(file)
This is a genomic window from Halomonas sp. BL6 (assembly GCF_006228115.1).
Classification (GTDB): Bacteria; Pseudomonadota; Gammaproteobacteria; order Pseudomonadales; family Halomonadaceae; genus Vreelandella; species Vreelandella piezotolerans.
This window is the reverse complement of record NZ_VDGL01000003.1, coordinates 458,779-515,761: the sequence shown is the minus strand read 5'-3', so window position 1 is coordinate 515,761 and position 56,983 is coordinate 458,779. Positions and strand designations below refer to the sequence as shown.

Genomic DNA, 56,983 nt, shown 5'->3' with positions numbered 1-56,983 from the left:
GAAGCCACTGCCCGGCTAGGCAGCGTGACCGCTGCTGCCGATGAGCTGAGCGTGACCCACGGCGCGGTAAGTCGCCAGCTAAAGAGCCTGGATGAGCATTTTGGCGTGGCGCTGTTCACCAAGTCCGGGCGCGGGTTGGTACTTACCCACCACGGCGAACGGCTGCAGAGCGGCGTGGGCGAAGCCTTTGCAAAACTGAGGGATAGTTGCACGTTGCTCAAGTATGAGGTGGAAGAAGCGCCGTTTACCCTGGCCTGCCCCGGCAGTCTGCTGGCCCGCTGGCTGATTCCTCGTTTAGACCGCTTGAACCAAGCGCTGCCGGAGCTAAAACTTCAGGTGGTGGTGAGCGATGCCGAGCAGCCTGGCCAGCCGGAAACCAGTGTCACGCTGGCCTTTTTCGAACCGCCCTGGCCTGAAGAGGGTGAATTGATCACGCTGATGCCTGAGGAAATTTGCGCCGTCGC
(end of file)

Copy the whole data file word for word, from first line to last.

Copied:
This is a genomic window from Halomonas sp. BL6 (assembly GCF_006228115.1).
Classification (GTDB): Bacteria; Pseudomonadota; Gammaproteobacteria; order Pseudomonadales; family Halomonadaceae; genus Vreelandella; species Vreelandella piezotolerans.
This window is the reverse complement of record NZ_VDGL01000003.1, coordinates 458,779-515,761: the sequence shown is the minus strand read 5'-3', so window position 1 is coordinate 515,761 and position 56,983 is coordinate 458,779. Positions and strand designations below refer to the sequence as shown.

Genomic DNA, 56,983 nt, shown 5'->3' with positions numbered 1-56,983 from the left:
GAAGCCACTGCCCGGCTAGGCAGCGTGACCGCTGCTGCCGATGAGCTGAGCGTGACCCACGGCGCGGTAAGTCGCCAGCTAAAGAGCCTGGATGAGCATTTTGGCGTGGCGCTGTTCACCAAGTCCGGGCGCGGGTTGGTACTTACCCACCACGGCGAACGGCTGCAGAGCGGCGTGGGCGAAGCCTTTGCAAAACTGAGGGATAGTTGCACGTTGCTCAAGTATGAGGTGGAAGAAGCGCCGTTTACCCTGGCCTGCCCCGGCAGTCTGCTGGCCCGCTGGCTGATTCCTCGTTTAGACCGCTTGAACCAAGCGCTGCCGGAGCTAAAACTTCAGGTGGTGGTGAGCGATGCCGAGCAGCCTGGCCAGCCGGAAACCAGTGTCACGCTGGCCTTTTTCGAACCGCCCTGGCCTGAAGAGGGTGAATTGATCACGCTGATGCCTGAGGAAATTTGCGCCGTCGC